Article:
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They defeated a proposal by Sen. Jeff Sessions, Alabama Republican, to build 700 miles of two-tier fencing along the border on a 12-6 vote, and turned back Mr. Cruz’s amendment, by a 13-5 vote, to triple Border Patrol forces and quadruple spending on equipment.

Senators also killed an amendment by Mr. Grassley to require a secure border before immigrant legalization, and by Sen. Mike Lee, Utah Republican, to make Congress have to certify that the border is secure. Both were defeated by 12-6 votes.

Democrats, joined by Mr. Graham and Mr. Flake, said making anything dependent on a vote in Congress is risky, given the record for gridlock.

Lawmakers will return to work Tuesday to begin debating the legalization program and the bill’s rewrite of future legal immigration.

Still to come are major tests such as a Democratic amendment to allow gay couples the same immigration rights as other married couples. The Republicans who negotiated the bill said that would be a deal-breaker, while Democrats said to treat gay couples differently would be unconscionable discrimination.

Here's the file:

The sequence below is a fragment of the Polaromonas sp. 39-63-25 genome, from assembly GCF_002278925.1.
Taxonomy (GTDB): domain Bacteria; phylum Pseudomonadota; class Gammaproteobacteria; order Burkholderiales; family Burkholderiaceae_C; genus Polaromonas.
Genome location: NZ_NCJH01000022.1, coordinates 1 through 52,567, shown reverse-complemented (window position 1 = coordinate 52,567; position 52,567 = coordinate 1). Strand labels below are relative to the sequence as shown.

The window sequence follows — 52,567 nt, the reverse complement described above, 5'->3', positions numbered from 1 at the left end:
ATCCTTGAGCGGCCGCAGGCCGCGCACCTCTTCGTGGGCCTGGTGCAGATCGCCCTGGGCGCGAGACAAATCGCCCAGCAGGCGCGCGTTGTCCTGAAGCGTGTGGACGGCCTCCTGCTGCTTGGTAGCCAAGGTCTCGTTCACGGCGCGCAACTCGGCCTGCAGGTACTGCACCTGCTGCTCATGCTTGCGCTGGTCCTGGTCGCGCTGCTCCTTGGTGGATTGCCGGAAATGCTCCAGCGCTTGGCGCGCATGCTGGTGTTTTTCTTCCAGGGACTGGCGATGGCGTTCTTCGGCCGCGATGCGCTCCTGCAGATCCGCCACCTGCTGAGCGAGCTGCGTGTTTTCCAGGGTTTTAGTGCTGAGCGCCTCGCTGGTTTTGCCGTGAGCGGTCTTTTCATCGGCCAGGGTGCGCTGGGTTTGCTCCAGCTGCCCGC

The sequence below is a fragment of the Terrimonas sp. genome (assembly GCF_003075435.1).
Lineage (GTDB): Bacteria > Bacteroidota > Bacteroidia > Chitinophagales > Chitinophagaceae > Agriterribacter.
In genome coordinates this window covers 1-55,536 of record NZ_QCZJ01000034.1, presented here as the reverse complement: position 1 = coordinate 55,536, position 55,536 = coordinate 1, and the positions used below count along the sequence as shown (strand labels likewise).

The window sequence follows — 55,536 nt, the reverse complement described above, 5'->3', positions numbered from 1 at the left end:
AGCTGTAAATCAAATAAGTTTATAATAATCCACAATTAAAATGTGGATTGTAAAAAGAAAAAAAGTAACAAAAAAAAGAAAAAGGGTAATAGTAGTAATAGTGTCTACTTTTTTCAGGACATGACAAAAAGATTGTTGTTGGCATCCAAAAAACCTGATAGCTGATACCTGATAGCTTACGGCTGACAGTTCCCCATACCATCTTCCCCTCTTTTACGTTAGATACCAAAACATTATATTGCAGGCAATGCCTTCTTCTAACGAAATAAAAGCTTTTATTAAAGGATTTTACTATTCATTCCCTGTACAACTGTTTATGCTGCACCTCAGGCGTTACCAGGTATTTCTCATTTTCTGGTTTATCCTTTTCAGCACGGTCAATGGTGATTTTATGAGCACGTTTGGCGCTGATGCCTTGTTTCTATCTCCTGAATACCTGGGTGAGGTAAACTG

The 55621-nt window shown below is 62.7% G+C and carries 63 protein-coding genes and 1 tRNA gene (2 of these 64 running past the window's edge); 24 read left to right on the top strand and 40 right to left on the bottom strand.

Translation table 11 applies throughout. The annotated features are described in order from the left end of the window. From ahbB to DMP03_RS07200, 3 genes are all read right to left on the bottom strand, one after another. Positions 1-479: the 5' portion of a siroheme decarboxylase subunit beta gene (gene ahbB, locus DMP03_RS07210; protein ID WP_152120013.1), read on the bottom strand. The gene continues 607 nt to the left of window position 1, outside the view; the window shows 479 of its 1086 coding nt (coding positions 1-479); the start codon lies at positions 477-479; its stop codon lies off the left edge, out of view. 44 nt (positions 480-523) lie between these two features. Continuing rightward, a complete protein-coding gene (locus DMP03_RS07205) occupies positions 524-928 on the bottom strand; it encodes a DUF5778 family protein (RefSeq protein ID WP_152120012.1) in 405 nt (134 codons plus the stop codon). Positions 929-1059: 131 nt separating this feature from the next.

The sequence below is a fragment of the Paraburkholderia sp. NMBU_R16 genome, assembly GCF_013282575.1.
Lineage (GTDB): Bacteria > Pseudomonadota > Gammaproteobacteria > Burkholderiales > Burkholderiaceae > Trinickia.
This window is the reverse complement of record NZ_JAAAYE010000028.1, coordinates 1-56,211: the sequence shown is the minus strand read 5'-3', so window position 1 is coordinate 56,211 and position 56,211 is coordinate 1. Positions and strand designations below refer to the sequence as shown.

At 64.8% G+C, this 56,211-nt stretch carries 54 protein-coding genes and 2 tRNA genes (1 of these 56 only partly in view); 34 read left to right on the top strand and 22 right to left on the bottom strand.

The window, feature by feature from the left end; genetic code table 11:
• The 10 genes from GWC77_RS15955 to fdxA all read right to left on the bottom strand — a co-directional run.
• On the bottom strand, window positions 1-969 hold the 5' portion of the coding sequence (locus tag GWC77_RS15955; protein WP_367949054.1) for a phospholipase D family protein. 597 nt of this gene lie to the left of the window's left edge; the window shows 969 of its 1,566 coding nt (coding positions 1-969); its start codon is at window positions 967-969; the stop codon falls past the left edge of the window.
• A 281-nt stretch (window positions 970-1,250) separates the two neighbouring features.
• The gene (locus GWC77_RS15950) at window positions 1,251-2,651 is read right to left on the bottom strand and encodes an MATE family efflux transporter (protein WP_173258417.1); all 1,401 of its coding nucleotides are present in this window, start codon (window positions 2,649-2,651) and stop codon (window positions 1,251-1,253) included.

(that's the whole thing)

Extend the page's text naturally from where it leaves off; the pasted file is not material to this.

The bill is almost certain to clear the Judiciary Committee, which is stacked with supporters. It will face a bigger challenge on the Senate floor, where it will need 60 votes to clear, and where some Democrats may join Republicans in opposition.

Overhanging Thursday’s hearing was a lawmaker who wasn’t in the room: Sen. Marco Rubio, a Florida Republican who was a key part of the Gang of Eight. Republicans are counting on him to sell the bill to wary conservatives.

Some Republicans who oppose the bill pointed to Mr. Rubio’s comments that he was willing to do more to secure the border and said that opened the door to their amendments.

Mr. Rubio said he believes the bill will work as written, but he is open to changes if they will earn voters’ confidence.

“I want us to get a consensus on that issue that I’ve outlined, which is this balance between, does Congress dictate to [the Homeland Security Department] specifically what it needs to do on the border, versus allowing them the flexibility — the people on the ground — to decide what the best practices are.”